Saturday, November 23, 2013

Because Anne Lamott Said So

Perfectionism means that you try desperately not to leave so much mess to clean up. But clutter and mess show us that life is being lived. Clutter is wonderfully fertile ground - you can still discover new treasures under all those piles, clean things up, edit things out, fix things, get a grip. Tidiness suggests that something is as good as it's going to get. Tidiness makes me think of held breath, of suspended animation, while writing needs to breathe and move. (Anne Lamott, excerpted from Bird By Bird)

I stumble into wakefulness. A refrain, left over from some dream I cannot catch, keeps time with my pulse. "What is grace?," I mutter, as I make my sleep-addled way to the bathroom. I repeat the question but cannot make sense of it in the clarifying morning light.


I've been writing online for years now. The first year I blogged I published new content every single day. And it was not hard. I marveled at the number of stories that had seemingly been waiting for just this moment in time, stories I didn't even know I could tell until I was telling them. 

It was only later that I ran out of stories. That inside my head was nothing more consequential than a grocery list and some loose change swaddled in lint, a reminder of having lived inside someone's pocket through several washings.

But this was my mistake, or my foolishness. I hadn't run out of stories at all. I had shared the stories I believed interesting, or pretty, or dramatic.

That left the messy, incomplete, and hard stories, but it still left stories. "Stories that no one but me would want to read," I scoffed. For saying which the Anne in my head, who may or may not be the real Anne, admonished me, "If you are a real writer, you will write what needs to be written, not what you think others want to read."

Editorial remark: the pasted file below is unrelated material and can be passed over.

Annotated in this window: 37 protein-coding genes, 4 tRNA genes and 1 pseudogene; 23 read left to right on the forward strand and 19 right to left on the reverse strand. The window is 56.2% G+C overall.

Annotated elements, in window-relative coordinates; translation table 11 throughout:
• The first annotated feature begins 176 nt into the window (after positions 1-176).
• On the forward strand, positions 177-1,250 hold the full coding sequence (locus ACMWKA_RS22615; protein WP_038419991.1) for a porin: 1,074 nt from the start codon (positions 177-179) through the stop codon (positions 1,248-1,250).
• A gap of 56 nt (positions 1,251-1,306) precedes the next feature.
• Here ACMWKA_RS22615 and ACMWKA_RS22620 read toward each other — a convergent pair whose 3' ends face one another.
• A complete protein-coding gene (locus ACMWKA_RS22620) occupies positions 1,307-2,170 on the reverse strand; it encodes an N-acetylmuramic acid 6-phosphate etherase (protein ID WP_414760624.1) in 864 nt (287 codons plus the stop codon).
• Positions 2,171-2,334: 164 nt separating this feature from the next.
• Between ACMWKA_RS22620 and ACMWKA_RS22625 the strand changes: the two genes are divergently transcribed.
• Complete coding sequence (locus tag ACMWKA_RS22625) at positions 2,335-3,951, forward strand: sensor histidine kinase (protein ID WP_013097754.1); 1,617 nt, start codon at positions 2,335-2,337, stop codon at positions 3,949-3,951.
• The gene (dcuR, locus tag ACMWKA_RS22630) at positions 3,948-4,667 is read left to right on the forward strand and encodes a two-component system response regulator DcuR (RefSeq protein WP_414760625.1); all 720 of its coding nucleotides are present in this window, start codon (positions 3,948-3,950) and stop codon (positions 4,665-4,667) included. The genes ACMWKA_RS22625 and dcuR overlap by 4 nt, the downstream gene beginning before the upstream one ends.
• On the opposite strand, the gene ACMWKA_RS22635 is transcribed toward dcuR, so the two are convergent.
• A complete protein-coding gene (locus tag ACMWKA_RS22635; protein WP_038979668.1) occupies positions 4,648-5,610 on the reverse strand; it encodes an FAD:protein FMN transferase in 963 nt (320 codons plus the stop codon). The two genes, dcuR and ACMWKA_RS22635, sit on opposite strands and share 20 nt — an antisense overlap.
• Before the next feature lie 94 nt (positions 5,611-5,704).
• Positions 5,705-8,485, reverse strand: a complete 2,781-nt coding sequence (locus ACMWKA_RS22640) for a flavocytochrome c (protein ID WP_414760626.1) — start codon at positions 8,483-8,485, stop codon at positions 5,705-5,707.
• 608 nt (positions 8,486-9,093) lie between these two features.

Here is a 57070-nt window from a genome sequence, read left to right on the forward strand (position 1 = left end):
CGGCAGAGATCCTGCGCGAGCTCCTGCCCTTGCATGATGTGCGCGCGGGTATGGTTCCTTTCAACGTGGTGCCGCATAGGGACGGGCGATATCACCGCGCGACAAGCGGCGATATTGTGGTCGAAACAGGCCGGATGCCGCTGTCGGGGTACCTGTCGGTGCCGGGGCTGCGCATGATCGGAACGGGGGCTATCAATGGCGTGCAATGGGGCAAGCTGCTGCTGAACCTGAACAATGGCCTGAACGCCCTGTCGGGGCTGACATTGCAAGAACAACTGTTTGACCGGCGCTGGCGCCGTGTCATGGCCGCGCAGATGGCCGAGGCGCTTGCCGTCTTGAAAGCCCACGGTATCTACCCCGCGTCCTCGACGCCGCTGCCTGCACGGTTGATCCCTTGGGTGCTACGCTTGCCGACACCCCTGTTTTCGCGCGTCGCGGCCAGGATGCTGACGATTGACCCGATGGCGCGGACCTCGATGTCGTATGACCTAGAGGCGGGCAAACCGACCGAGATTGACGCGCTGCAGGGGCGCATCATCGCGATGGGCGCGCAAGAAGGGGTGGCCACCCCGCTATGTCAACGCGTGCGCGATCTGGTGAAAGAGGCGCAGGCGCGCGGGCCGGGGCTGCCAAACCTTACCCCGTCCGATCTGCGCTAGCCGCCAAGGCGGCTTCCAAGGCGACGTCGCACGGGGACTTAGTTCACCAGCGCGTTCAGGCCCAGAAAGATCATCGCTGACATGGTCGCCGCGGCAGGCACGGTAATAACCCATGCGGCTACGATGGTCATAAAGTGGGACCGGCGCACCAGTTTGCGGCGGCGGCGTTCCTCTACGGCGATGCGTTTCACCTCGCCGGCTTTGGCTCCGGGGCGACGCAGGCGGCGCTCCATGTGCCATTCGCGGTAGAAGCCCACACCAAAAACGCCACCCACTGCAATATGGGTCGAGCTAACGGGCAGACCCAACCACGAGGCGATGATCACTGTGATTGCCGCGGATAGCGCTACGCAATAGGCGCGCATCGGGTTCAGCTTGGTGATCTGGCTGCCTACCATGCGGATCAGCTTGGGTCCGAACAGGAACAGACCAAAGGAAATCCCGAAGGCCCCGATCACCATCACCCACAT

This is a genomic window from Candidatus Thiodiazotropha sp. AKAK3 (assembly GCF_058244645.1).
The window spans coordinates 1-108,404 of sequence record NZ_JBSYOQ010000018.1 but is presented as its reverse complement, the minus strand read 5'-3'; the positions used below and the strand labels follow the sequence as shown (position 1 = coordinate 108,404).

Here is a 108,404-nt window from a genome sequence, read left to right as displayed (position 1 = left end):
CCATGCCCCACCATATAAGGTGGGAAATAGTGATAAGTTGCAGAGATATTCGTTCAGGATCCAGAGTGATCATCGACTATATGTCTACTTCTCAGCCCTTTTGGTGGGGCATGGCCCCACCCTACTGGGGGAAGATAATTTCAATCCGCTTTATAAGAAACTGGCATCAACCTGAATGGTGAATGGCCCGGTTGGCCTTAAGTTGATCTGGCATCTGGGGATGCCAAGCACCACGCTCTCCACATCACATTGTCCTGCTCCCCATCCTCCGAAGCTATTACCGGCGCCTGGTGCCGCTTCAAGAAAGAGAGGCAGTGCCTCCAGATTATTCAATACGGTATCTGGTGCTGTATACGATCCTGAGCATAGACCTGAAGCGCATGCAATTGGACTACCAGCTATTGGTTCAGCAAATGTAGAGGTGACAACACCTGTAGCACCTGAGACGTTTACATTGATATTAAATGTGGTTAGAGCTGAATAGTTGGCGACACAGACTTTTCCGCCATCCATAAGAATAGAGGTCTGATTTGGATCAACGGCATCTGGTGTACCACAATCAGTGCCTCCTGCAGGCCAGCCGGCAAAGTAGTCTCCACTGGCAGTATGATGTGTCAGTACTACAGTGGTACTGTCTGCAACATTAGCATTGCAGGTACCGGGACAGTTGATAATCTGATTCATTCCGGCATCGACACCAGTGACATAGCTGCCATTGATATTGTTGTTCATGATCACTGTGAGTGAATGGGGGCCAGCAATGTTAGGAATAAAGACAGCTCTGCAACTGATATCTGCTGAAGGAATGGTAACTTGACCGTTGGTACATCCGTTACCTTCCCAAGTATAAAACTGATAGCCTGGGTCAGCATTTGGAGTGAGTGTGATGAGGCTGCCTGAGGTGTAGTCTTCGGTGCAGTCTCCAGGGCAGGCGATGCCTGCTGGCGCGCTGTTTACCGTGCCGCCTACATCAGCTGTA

Grace is recognizing that I may write the messy, incomplete, and hard stories, and you will not care to read them. Grace is understanding that I might write a lifetime's worth of words and never see them published.

Grace is learning to find joy in the release of my thoughts no matter where or whether they land.

And so today's story is small but packs a punch:

I live (as in own a house, as in lay my head on a pillow each night, as in maintain a mailing address) on Grace Street. What irony, then, that I've been searching for grace everywhere but here, on Grace Street.


Magpie said...

Grace in small things, eh?

Love you.

Veronica said...

This is perfect (wait, IMPERFECT, LOL). Let me re-phrase: this is well-timed and appropros for me as I ponder the future of my blog and my writing life.

Nicole said...

I love this post, Sarah!

Mary Gilmour said...

Whatever kind of story - if you write it it is worth reading. Sometimes more than once.

alejna said...

This is wonderful. I will happily read what you write, with no expectation of tidiness.

As you may know, I live in clutter. Also, I live on Asylum Street.

amanda said...

It fascinates me how so often the people I associate with grace, so rarely see it in themselves. xo

Christine said...

I totally feel like I have run out of stories. But perhaps I am wrong. xo